The promises offered by AI/ML technologies can raise important ethical & policy concerns. These concerns are clearly outlined in the work of Mittelstadt et al. (2016). Below, we build on their work with some practical examples.
Let us take the example of an algorithm used to predict the risk of heart failure. Algorithms are never 100% accurate. In case the algorithm has an accuracy of 85%, 15 patients out of 100 will be incorrectly diagnosed.
An example here is the one of “black boxes”, where the criteria which lead to a prediction is inscrutable and humans are left guessing. In healthcare, an AI systems could learn to make predictions based on factors that less related to a disease than the brand of MRI machine used, the time a blood test is taken or whether a patient was visited by a chaplain.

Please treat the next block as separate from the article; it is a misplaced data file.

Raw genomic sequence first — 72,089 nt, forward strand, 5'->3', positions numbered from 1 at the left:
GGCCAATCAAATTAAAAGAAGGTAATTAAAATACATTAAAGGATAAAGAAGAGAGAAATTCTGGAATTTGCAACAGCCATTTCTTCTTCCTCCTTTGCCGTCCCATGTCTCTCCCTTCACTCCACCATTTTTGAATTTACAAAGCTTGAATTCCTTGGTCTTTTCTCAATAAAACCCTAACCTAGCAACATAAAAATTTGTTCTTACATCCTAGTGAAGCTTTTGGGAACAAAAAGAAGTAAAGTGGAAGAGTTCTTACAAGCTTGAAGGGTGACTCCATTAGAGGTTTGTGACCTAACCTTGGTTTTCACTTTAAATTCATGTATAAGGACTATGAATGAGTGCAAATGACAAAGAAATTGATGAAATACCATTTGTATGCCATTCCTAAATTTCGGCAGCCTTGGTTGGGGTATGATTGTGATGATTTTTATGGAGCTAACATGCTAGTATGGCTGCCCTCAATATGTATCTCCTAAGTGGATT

An example is the COMPAS algorithm, used in the US to calculate the likelihood of recidivism in the Criminal Justice System. An investigation conducted by Pro-Publica revealed that, as the data on which it is based is biased against Black people, the algorithm generally outputs a higher risk-score for the latter than for White people.
An example is the one of predictive policing. As it is often based on determining individuals’ threat levels by reference to commercial and social data, it can improperly link dark skin to higher threat levels. This can lead to more arrests for crimes in areas inhabited by people of color.